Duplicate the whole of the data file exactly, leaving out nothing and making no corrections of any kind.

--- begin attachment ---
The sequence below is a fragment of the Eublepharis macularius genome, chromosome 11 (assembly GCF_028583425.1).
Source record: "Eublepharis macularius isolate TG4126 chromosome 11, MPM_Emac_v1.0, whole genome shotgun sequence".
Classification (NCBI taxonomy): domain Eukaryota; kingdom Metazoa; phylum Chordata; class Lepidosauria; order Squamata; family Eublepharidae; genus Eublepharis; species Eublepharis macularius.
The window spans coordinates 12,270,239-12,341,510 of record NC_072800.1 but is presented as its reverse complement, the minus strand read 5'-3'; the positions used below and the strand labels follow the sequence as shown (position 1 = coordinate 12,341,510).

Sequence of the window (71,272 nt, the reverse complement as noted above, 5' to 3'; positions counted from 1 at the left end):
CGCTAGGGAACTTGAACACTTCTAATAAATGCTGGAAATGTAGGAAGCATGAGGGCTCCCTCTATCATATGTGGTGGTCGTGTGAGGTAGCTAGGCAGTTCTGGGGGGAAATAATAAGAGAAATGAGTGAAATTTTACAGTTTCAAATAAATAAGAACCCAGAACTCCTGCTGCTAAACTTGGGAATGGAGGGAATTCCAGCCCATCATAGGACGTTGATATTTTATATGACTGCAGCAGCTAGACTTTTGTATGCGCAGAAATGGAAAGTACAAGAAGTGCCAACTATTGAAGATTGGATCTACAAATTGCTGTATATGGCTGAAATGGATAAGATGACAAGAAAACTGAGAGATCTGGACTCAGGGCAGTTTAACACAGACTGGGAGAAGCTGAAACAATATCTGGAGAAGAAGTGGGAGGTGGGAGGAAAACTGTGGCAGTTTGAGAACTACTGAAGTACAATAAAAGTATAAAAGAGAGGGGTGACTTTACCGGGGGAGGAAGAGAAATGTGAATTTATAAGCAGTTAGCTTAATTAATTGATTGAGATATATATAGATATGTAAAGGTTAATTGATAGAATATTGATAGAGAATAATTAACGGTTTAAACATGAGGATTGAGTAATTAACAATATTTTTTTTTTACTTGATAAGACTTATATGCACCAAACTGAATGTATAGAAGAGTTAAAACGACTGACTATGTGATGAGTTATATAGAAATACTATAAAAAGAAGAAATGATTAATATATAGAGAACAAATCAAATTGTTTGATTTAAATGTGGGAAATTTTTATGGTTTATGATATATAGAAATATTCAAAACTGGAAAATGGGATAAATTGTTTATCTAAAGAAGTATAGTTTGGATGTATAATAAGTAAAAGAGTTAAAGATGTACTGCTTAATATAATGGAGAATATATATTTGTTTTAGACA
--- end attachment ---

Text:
The sequence below is a fragment of the Eublepharis macularius genome, chromosome 11 (assembly GCF_028583425.1).
Source record: "Eublepharis macularius isolate TG4126 chromosome 11, MPM_Emac_v1.0, whole genome shotgun sequence".
Classification (NCBI taxonomy): domain Eukaryota; kingdom Metazoa; phylum Chordata; class Lepidosauria; order Squamata; family Eublepharidae; genus Eublepharis; species Eublepharis macularius.
The window spans coordinates 12,270,239-12,341,510 of record NC_072800.1 but is presented as its reverse complement, the minus strand read 5'-3'; the positions used below and the strand labels follow the sequence as shown (position 1 = coordinate 12,341,510).

Sequence of the window (71,272 nt, the reverse complement as noted above, 5' to 3'; positions counted from 1 at the left end):
CGCTAGGGAACTTGAACACTTCTAATAAATGCTGGAAATGTAGGAAGCATGAGGGCTCCCTCTATCATATGTGGTGGTCGTGTGAGGTAGCTAGGCAGTTCTGGGGGGAAATAATAAGAGAAATGAGTGAAATTTTACAGTTTCAAATAAATAAGAACCCAGAACTCCTGCTGCTAAACTTGGGAATGGAGGGAATTCCAGCCCATCATAGGACGTTGATATTTTATATGACTGCAGCAGCTAGACTTTTGTATGCGCAGAAATGGAAAGTACAAGAAGTGCCAACTATTGAAGATTGGATCTACAAATTGCTGTATATGGCTGAAATGGATAAGATGACAAGAAAACTGAGAGATCTGGACTCAGGGCAGTTTAACACAGACTGGGAGAAGCTGAAACAATATCTGGAGAAGAAGTGGGAGGTGGGAGGAAAACTGTGGCAGTTTGAGAACTACTGAAGTACAATAAAAGTATAAAAGAGAGGGGTGACTTTACCGGGGGAGGAAGAGAAATGTGAATTTATAAGCAGTTAGCTTAATTAATTGATTGAGATATATATAGATATGTAAAGGTTAATTGATAGAATATTGATAGAGAATAATTAACGGTTTAAACATGAGGATTGAGTAATTAACAATATTTTTTTTTTACTTGATAAGACTTATATGCACCAAACTGAATGTATAGAAGAGTTAAAACGACTGACTATGTGATGAGTTATATAGAAATACTATAAAAAGAAGAAATGATTAATATATAGAGAACAAATCAAATTGTTTGATTTAAATGTGGGAAATTTTTATGGTTTATGATATATAGAAATATTCAAAACTGGAAAATGGGATAAATTGTTTATCTAAAGAAGTATAGTTTGGATGTATAATAAGTAAAAGAGTTAAAGATGTACTGCTTAATATAATGGAGAATATATATTTGTTTTAGACA